Caring for the dead and comforting the bereaved are two important acts of Loving Kindness. While caring for the dead is something we generally leave to professionals these days, comforting the bereaved is something we can all do. When I was putting the finishing touches on The Spiritual Practice of Good Actions, I came across an article by writer Anita Diamant, who shared her struggle to comfort a friend who lost a baby. Here is what I wrote
“Diamant described being “in mourning” as a parallel universe where being in the shadow of death is not a metaphor. Her friend told her that every gesture of support, even if it was a phone call or email to say “I’m sorry” counted for a lot because it gave her a connection to the living world. Diamant described her struggle not to try to cheer her friend up as she held her hand while she cried. While I have not been in those exact shoes, I know what it feels like to want to cheer someone else up. In part, it is because we want to feel better. It is really heavy to be there with someone who is in such terrible pain. Diamant’s act of selfless Loving-Kindness leaves me in a kind of helpless awe.”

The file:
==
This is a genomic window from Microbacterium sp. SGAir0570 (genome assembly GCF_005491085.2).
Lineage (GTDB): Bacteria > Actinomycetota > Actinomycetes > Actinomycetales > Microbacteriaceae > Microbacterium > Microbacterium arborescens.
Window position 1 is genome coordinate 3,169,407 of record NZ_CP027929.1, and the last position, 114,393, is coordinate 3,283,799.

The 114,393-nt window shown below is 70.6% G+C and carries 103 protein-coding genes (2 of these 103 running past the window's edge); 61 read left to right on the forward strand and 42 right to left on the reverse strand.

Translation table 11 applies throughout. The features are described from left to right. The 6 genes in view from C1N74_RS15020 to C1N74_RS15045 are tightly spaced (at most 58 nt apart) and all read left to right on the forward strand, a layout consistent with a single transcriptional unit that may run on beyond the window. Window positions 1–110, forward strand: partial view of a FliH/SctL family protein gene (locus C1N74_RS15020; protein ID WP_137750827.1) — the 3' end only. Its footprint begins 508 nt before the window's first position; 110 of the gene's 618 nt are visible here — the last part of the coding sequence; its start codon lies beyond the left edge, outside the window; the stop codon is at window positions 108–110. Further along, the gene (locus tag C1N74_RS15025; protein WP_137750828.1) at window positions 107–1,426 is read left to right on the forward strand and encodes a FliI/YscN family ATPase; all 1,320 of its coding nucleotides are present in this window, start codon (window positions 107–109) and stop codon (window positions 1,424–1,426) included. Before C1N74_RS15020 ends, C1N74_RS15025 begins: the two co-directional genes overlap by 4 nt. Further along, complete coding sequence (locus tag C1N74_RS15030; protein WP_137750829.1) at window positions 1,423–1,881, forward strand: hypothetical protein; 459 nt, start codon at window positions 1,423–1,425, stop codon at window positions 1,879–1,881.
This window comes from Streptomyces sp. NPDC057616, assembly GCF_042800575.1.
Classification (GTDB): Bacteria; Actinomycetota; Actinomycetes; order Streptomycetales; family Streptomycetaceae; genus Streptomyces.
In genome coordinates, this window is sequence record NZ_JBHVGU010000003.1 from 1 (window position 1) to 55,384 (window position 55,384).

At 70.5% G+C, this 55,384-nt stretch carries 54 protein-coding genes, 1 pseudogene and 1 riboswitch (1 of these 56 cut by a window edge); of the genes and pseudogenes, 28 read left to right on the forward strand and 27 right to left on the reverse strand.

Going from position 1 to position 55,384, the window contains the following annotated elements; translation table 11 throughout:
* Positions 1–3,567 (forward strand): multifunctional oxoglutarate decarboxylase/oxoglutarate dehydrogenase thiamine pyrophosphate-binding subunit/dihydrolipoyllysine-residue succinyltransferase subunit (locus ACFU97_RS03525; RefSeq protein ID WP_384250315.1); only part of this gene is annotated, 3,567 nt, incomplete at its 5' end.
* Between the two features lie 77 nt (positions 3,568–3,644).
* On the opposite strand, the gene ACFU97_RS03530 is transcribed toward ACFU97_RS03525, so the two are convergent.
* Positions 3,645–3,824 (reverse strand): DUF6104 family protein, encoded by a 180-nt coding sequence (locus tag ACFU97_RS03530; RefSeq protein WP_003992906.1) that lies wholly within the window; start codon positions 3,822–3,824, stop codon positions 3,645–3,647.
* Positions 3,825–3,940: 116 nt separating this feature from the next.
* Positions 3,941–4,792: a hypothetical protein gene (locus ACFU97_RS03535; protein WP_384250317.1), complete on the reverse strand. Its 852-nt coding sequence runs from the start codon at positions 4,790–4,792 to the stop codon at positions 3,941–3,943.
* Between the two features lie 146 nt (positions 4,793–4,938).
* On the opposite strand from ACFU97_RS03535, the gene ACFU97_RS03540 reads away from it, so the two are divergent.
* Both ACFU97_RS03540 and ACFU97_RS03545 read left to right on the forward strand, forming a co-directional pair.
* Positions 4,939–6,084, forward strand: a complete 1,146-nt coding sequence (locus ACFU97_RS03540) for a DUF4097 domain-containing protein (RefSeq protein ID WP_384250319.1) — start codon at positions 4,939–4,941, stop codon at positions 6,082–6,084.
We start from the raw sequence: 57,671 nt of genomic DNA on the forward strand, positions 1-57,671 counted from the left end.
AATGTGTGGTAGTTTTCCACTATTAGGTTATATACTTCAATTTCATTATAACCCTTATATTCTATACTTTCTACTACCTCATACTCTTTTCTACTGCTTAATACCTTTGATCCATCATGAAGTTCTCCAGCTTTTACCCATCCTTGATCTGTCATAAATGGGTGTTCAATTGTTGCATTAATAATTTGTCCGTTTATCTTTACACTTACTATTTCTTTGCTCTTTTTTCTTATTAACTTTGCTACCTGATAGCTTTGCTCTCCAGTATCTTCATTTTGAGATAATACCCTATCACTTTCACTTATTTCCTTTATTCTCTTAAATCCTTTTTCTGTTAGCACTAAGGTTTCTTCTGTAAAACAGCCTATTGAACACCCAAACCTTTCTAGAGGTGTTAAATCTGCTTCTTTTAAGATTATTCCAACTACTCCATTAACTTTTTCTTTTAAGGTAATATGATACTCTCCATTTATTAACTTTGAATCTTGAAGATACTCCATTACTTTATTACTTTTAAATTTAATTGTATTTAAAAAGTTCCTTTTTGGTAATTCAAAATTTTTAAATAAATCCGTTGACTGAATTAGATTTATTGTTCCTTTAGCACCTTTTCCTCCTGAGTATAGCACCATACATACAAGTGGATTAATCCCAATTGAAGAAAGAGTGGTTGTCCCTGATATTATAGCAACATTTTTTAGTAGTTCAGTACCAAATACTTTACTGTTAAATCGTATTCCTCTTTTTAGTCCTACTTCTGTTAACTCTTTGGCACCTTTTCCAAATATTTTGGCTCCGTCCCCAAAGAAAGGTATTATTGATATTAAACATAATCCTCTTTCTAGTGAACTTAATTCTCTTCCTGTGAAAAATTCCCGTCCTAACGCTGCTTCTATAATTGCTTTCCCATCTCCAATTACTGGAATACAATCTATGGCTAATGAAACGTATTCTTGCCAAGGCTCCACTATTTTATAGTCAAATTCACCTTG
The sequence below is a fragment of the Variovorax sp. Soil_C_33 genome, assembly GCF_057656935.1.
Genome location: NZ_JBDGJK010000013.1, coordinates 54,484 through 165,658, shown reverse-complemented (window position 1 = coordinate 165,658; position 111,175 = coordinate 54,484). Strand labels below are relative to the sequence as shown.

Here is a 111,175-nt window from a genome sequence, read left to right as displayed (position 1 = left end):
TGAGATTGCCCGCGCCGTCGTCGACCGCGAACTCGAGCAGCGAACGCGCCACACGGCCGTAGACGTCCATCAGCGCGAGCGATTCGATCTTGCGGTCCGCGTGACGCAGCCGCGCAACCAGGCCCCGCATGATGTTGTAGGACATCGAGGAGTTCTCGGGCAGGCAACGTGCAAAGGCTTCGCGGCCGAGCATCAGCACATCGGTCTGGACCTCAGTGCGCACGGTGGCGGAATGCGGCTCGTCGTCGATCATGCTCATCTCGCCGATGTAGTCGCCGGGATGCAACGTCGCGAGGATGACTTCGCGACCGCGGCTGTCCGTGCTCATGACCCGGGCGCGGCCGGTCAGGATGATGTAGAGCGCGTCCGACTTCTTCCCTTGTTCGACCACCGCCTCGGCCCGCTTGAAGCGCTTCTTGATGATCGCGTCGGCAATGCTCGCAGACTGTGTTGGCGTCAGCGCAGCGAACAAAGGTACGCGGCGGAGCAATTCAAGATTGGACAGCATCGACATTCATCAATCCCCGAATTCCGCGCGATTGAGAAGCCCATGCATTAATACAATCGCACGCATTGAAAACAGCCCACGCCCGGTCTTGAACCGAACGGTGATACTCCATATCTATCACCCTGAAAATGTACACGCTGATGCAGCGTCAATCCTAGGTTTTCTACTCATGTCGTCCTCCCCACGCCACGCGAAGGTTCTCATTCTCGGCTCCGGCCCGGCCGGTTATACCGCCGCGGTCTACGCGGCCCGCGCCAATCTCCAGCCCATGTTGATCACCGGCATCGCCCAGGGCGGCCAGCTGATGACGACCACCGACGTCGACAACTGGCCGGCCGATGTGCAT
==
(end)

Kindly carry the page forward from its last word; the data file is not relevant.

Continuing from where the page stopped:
I thought of Diamant’s words often this week, as I just tried to be there. This week I was in Diamant’s shoes, and as I was with the grieving husband. I just listened. Other times, I also needed support, and was grateful that I had people listening to me as I shared my grief I’m thankful that I have so many friends willing to be there with me, to listen without judgement and without giving advice.
Mussar teaches that there is no escape from the ups and downs of life. We do not have the luxury of retreating and hoping it all goes away. We show up, and do the best we can. It’s nice to have some teachings and guidance along the way. At the end of the day, we all need each other. With the right people at your back, we can live each day like it might be our last, not in frantic haste, but in mindful presence, getting the most out of every moment.
If you are thinking of joining us on our Mussar journey, a good place to start is with the Soul Trait Profile Quiz. Click here to take it now.
 Anita Diamant, Pitching My Tent, (New York: Scribner, 2005), 104-106.